Riggin: If you’re going be in last place in the OHL, that’s the best city to be in because there’s something to do every night. We had no lack of fun. We were out partying with all the Western students. We made the best of that year. Curfew calls weren’t made on a regular basis.

Wentzell: To all my boys in Halifax, I’m in the show. You’re proud to be there, proud to be in the OHL. Yes, we had a s—-y team, but we were there.

Riggin: The best prank in all my years of hockey happened that year. [Goalie] Eoin McInerney had just gotten a new Jeep, and he loved that thing so much, he coddled the thing. One day a bunch of us stole his keys while he was getting changed and drove it around to the Zamboni door and parked it at centre ice. We put his keys back in his jeans and watched him walk out to the parking lot, and he was scrambling all over, calling his parents, explaining that his Jeep was stolen, almost in tears. We brought him back inside and we’re like, “Go see what’s on the ice.” So he goes out there and sees his Jeep and it was just priceless.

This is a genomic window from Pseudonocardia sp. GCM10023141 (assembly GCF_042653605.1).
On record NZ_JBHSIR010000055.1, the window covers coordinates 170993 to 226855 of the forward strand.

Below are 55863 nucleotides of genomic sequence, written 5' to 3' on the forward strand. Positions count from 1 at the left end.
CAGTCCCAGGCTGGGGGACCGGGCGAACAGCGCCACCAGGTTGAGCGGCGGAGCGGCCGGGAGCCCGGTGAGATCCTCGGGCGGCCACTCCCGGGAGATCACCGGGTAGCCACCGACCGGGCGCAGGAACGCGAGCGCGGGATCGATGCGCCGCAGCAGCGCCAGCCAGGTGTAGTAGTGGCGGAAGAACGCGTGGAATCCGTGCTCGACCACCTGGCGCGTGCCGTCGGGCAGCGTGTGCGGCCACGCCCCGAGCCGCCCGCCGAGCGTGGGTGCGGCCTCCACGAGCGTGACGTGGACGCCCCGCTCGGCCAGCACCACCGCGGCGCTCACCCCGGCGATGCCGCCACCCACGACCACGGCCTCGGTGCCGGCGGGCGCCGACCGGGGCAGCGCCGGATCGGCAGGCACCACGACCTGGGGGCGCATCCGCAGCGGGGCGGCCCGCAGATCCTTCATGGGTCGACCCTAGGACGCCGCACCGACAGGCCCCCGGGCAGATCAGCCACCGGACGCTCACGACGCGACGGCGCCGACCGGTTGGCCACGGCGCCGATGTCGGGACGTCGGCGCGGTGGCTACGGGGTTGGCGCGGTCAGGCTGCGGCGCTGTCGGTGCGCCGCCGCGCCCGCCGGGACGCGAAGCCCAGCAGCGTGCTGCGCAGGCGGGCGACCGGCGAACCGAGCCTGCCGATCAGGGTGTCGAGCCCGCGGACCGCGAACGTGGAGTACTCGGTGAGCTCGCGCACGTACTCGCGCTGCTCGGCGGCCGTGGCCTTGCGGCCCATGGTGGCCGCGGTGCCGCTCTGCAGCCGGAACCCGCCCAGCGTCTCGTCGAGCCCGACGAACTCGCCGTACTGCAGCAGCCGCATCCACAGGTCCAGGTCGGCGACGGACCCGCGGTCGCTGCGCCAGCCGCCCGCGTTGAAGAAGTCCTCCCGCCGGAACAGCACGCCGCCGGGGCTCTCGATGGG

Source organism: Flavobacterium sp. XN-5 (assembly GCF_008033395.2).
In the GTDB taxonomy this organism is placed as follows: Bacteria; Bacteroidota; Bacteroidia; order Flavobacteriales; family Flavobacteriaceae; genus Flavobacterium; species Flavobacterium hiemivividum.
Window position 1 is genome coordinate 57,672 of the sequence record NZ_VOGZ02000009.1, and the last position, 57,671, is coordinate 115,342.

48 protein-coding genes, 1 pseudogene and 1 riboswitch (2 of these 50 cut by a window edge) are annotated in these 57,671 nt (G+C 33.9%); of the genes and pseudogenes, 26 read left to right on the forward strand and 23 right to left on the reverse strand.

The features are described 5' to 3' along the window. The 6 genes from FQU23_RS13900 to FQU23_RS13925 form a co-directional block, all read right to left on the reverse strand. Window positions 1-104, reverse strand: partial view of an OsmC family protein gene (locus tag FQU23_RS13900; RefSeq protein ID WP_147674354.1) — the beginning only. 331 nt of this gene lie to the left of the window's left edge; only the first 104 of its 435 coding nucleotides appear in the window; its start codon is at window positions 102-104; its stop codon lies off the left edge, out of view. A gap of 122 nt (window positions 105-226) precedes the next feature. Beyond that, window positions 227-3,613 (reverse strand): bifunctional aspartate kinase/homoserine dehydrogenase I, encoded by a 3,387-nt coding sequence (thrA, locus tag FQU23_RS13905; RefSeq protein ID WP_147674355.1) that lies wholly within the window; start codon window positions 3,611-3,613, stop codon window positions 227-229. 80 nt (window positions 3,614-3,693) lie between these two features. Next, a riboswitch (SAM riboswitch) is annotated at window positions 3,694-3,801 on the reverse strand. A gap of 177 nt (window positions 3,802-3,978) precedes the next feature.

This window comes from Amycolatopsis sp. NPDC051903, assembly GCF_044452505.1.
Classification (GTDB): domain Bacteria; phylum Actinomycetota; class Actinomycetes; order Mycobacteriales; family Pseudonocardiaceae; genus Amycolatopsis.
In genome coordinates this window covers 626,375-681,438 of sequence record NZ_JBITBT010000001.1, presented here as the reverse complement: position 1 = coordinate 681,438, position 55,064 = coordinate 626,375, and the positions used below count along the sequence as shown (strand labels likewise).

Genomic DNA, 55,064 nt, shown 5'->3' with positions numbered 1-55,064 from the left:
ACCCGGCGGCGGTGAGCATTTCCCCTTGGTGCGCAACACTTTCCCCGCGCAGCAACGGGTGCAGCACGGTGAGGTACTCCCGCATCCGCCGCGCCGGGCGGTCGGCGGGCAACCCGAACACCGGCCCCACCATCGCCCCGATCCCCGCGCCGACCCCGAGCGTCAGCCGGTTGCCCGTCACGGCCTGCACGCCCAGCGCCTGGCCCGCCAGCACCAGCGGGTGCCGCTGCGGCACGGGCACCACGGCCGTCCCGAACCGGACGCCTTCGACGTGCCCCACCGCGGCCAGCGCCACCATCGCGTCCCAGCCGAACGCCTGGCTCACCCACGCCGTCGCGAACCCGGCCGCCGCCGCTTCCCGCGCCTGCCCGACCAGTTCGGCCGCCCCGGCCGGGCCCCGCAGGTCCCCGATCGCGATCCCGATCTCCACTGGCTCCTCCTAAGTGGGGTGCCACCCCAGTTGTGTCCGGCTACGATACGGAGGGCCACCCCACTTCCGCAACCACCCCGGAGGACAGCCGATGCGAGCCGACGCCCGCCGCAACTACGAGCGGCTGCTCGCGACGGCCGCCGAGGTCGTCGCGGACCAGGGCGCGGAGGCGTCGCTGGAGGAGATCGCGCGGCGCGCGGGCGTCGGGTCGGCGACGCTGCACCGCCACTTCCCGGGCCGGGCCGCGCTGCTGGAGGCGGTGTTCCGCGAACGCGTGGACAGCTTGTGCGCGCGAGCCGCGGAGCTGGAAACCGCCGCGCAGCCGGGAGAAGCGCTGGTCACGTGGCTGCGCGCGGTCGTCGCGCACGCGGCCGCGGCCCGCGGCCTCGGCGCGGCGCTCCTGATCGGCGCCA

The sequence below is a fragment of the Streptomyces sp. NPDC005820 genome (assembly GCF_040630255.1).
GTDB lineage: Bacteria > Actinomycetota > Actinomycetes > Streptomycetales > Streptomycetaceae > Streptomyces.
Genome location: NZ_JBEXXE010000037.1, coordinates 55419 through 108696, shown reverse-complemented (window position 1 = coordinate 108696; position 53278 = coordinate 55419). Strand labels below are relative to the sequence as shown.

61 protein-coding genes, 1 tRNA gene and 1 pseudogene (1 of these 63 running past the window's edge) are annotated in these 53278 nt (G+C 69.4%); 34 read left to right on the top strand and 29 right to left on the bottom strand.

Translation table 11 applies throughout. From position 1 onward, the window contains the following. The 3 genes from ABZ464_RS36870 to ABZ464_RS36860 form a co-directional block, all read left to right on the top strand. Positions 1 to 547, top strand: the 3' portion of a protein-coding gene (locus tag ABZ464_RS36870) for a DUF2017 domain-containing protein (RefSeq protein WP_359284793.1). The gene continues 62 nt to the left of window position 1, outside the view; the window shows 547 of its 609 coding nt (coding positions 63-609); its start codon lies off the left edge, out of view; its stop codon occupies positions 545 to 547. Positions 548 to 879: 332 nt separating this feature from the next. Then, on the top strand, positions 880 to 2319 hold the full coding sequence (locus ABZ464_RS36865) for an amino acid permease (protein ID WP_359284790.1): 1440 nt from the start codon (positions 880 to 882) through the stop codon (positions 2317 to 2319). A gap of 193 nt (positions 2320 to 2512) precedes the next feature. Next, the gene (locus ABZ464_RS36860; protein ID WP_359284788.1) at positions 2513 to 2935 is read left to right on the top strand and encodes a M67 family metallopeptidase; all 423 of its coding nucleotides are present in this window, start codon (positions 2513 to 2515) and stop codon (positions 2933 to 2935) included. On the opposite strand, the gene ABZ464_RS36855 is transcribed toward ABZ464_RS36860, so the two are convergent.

Exactly halfway through their 66-game schedule, the Knights still didn’t have a win. They had gone 0-31-2, establishing an OHL record for the longest winless stretch. One last game remained before the holiday break, as the North Bay Centennials came to town with the second-worst record in the league and a handful of suspended regulars following a brawl with Barrie. The Centennials led 3–2 after two periods, but London rookie Chad Cavanagh played the role of Santa Claus by burying a third-period hat trick, including an empty-netter with 13.6 seconds left to ice a 5–3 win.

Tarry: “Oh dear God, thank you.” One of the better Christmas presents I ever got.

Riggin: We partied for two days.

Brankley: It made our Christmas, because we were undefeated for like a week. Then, unfortunately, we had to play again.